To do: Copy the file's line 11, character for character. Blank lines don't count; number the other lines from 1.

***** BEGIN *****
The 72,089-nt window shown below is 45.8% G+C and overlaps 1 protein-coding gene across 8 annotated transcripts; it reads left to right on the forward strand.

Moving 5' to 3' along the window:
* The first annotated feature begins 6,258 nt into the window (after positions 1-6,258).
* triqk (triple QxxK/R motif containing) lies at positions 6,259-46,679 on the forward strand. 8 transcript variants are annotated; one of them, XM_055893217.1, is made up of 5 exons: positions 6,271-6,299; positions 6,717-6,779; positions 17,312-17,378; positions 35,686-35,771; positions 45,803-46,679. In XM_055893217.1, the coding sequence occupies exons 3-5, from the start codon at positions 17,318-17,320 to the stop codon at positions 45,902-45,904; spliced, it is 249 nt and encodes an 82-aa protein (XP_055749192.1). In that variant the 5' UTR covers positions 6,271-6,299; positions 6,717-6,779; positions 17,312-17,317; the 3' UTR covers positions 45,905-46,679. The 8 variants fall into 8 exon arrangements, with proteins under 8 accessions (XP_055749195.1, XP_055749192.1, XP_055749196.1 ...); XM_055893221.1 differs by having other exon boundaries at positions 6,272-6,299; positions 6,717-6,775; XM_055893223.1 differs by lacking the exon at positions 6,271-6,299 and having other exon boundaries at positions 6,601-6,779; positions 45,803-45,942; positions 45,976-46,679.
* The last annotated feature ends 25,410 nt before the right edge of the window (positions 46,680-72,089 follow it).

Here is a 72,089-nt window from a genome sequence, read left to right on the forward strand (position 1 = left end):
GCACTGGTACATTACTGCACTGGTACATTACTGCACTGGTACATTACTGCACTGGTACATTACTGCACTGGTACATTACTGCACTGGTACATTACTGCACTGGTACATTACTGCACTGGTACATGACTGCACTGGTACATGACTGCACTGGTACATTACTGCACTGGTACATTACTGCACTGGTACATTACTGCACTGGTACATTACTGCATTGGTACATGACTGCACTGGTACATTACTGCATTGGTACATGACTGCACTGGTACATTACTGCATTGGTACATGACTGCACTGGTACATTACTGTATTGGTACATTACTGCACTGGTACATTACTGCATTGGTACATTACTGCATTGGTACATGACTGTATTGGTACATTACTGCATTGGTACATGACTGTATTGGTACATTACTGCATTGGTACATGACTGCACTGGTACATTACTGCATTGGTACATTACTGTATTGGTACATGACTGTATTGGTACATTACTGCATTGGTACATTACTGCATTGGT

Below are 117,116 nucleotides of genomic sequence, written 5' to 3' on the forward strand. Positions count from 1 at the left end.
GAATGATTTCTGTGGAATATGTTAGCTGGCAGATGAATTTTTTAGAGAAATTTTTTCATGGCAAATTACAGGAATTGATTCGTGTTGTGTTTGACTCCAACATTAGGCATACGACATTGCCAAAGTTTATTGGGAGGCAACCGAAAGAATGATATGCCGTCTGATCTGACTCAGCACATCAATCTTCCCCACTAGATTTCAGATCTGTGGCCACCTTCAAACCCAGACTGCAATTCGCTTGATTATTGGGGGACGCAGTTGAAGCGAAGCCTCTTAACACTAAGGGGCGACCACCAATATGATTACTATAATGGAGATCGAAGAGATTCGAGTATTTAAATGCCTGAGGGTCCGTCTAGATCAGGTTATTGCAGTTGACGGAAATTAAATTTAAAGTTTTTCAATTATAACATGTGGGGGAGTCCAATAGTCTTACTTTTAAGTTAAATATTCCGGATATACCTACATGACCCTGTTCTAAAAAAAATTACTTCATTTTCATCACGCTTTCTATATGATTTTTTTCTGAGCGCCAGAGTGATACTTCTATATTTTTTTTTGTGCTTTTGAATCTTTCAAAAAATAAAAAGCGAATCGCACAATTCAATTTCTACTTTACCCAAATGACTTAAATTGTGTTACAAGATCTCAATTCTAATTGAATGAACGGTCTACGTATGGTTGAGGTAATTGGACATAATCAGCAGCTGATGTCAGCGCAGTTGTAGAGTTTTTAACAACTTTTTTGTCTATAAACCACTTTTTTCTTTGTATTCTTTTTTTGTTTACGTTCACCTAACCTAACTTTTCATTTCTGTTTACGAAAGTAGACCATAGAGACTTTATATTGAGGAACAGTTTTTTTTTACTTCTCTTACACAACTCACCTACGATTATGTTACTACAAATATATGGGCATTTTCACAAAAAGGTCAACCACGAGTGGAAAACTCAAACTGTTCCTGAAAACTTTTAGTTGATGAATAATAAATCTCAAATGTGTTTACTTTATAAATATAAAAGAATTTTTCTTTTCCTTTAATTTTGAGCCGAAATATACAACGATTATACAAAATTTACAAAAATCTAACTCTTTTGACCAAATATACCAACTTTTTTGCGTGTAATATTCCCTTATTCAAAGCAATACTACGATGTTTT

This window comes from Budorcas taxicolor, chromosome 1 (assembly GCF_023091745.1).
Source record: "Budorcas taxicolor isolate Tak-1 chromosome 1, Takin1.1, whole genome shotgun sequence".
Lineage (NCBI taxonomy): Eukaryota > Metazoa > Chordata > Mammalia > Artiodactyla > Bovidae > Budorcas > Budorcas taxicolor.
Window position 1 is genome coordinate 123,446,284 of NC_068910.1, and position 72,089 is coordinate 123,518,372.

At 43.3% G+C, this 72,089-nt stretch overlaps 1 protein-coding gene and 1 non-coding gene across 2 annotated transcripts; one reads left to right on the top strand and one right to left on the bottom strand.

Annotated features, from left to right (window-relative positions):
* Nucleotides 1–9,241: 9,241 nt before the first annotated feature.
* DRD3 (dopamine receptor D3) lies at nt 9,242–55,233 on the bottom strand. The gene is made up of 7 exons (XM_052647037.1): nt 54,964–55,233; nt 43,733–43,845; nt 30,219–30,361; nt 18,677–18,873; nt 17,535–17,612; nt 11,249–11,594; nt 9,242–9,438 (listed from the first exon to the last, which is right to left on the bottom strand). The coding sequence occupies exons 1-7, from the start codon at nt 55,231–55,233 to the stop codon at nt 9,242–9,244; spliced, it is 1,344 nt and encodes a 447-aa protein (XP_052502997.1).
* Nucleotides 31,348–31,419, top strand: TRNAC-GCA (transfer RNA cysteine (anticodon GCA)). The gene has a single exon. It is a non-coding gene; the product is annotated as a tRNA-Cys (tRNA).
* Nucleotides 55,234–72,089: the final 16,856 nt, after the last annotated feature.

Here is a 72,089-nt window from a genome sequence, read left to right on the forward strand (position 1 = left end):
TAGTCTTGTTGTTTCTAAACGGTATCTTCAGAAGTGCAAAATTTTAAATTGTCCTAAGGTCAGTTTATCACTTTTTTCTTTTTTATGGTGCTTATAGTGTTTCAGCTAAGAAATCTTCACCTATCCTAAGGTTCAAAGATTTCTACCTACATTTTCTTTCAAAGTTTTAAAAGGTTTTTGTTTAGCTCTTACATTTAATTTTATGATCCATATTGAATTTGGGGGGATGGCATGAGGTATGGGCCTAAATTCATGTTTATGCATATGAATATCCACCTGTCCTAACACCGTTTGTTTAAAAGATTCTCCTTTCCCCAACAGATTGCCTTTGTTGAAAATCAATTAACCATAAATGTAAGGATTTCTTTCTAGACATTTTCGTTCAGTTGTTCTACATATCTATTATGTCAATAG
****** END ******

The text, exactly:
Source record: "Budorcas taxicolor isolate Tak-1 chromosome 1, Takin1.1, whole genome shotgun sequence".